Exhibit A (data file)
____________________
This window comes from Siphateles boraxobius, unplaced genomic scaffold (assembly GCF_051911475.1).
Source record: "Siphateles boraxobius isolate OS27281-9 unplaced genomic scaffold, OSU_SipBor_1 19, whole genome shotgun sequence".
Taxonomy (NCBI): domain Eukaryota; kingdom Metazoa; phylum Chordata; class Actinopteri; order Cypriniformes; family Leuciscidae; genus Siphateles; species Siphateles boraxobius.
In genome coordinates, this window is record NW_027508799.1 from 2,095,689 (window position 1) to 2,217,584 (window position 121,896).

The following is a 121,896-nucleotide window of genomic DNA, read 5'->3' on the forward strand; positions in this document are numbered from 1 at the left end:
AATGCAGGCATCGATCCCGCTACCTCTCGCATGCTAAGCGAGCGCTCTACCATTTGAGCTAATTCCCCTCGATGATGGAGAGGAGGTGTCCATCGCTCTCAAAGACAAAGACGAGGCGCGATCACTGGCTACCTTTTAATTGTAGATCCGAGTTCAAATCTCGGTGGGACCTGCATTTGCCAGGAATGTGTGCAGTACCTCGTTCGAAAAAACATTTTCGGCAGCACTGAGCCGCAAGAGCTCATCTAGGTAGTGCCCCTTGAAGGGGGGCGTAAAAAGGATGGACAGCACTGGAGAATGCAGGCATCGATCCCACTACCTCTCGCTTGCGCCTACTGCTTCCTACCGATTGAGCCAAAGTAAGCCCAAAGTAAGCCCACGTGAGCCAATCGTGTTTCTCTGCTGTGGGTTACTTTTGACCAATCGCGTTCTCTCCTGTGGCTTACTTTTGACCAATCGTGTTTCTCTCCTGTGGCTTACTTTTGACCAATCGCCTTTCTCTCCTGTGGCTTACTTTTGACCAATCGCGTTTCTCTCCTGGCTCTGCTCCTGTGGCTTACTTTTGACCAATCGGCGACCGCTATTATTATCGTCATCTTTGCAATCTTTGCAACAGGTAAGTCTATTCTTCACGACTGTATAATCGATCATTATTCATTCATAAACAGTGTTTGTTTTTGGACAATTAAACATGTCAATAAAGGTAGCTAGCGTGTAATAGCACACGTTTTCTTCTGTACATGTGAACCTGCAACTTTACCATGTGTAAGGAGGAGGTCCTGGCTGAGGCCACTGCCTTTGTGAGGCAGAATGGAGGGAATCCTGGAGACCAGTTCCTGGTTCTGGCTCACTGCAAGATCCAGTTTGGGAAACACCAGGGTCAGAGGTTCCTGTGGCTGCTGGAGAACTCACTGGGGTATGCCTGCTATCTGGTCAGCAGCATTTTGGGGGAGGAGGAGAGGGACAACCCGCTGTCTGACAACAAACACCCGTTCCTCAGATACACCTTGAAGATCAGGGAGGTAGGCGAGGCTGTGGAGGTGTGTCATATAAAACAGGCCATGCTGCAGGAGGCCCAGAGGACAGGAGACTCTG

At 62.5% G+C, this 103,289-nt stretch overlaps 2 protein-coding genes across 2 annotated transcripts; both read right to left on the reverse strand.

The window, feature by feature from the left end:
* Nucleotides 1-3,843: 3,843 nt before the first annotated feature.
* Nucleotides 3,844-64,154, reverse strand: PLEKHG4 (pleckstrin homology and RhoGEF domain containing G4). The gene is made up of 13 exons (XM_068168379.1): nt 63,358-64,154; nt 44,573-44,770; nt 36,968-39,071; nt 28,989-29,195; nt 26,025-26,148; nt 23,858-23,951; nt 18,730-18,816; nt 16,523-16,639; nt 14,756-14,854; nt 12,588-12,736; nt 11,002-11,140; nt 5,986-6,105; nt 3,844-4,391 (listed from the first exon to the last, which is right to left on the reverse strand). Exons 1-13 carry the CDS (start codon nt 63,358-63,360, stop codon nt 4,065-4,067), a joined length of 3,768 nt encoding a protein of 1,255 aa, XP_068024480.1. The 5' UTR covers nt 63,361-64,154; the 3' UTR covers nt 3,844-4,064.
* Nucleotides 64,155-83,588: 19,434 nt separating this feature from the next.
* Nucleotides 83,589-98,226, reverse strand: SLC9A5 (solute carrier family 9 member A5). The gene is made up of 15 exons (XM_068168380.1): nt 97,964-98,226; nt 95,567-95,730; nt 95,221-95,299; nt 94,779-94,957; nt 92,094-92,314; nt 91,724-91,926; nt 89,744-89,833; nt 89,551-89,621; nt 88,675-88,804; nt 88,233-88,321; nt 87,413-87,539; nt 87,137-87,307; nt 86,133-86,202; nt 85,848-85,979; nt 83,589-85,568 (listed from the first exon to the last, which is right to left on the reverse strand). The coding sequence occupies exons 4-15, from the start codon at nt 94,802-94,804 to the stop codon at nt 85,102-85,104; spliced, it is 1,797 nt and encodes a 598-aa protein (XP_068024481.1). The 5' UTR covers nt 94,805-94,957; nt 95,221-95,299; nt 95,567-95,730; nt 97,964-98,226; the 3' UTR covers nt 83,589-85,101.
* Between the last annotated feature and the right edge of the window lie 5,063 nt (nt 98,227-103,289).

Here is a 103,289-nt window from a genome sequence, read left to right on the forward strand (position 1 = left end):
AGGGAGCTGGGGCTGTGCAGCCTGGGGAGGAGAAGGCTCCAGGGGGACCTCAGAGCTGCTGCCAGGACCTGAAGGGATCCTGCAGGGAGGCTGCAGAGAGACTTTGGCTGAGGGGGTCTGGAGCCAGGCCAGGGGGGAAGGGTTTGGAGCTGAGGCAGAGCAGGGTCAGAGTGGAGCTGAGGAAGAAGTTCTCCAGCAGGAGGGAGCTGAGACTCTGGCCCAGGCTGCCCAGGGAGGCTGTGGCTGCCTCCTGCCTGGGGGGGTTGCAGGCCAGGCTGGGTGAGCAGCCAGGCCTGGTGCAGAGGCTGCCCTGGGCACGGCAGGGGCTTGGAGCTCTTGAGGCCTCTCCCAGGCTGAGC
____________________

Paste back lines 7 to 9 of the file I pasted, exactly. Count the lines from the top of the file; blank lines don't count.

At 62.5% G+C, this 103,289-nt stretch overlaps 2 protein-coding genes across 2 annotated transcripts; both read right to left on the reverse strand.

The window, feature by feature from the left end:
* Nucleotides 1-3,843: 3,843 nt before the first annotated feature.